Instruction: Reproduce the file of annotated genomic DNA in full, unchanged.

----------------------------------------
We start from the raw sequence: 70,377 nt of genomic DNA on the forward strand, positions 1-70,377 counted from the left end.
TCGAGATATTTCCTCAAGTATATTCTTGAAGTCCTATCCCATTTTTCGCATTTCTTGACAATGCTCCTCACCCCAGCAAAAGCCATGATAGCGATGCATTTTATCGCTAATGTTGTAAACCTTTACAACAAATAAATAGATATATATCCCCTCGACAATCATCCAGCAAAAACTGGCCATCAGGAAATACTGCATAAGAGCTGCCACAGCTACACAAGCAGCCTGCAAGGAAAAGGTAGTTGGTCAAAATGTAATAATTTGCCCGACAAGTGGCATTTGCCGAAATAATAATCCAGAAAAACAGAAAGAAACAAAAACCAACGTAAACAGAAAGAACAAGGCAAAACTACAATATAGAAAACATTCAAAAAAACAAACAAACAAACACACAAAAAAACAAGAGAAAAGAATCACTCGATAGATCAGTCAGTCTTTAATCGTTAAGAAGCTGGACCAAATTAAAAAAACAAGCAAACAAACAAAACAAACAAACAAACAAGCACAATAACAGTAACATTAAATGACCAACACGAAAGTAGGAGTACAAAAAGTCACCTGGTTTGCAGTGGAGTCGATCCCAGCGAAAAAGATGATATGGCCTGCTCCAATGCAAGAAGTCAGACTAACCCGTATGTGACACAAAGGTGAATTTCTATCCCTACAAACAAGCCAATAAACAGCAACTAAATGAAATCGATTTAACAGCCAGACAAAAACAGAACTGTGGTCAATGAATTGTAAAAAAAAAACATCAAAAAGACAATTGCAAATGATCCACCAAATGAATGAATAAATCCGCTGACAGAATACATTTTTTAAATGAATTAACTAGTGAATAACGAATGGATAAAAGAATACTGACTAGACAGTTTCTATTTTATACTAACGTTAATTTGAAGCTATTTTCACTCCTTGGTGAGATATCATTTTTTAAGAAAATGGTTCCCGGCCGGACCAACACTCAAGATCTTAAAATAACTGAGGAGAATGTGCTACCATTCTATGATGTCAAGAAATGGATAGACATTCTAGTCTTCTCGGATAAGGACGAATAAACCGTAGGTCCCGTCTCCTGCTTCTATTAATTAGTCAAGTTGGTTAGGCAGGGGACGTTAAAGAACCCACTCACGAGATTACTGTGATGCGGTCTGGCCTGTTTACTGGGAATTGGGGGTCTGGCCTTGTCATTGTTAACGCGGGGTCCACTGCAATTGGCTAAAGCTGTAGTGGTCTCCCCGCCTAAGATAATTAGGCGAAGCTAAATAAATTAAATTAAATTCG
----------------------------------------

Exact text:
We start from the raw sequence: 70,377 nt of genomic DNA on the forward strand, positions 1-70,377 counted from the left end.
TCGAGATATTTCCTCAAGTATATTCTTGAAGTCCTATCCCATTTTTCGCATTTCTTGACAATGCTCCTCACCCCAGCAAAAGCCATGATAGCGATGCATTTTATCGCTAATGTTGTAAACCTTTACAACAAATAAATAGATATATATCCCCTCGACAATCATCCAGCAAAAACTGGCCATCAGGAAATACTGCATAAGAGCTGCCACAGCTACACAAGCAGCCTGCAAGGAAAAGGTAGTTGGTCAAAATGTAATAATTTGCCCGACAAGTGGCATTTGCCGAAATAATAATCCAGAAAAACAGAAAGAAACAAAAACCAACGTAAACAGAAAGAACAAGGCAAAACTACAATATAGAAAACATTCAAAAAAACAAACAAACAAACACACAAAAAAACAAGAGAAAAGAATCACTCGATAGATCAGTCAGTCTTTAATCGTTAAGAAGCTGGACCAAATTAAAAAAACAAGCAAACAAACAAAACAAACAAACAAACAAGCACAATAACAGTAACATTAAATGACCAACACGAAAGTAGGAGTACAAAAAGTCACCTGGTTTGCAGTGGAGTCGATCCCAGCGAAAAAGATGATATGGCCTGCTCCAATGCAAGAAGTCAGACTAACCCGTATGTGACACAAAGGTGAATTTCTATCCCTACAAACAAGCCAATAAACAGCAACTAAATGAAATCGATTTAACAGCCAGACAAAAACAGAACTGTGGTCAATGAATTGTAAAAAAAAAACATCAAAAAGACAATTGCAAATGATCCACCAAATGAATGAATAAATCCGCTGACAGAATACATTTTTTAAATGAATTAACTAGTGAATAACGAATGGATAAAAGAATACTGACTAGACAGTTTCTATTTTATACTAACGTTAATTTGAAGCTATTTTCACTCCTTGGTGAGATATCATTTTTTAAGAAAATGGTTCCCGGCCGGACCAACACTCAAGATCTTAAAATAACTGAGGAGAATGTGCTACCATTCTATGATGTCAAGAAATGGATAGACATTCTAGTCTTCTCGGATAAGGACGAATAAACCGTAGGTCCCGTCTCCTGCTTCTATTAATTAGTCAAGTTGGTTAGGCAGGGGACGTTAAAGAACCCACTCACGAGATTACTGTGATGCGGTCTGGCCTGTTTACTGGGAATTGGGGGTCTGGCCTTGTCATTGTTAACGCGGGGTCCACTGCAATTGGCTAAAGCTGTAGTGGTCTCCCCGCCTAAGATAATTAGGCGAAGCTAAATAAATTAAATTAAATTCG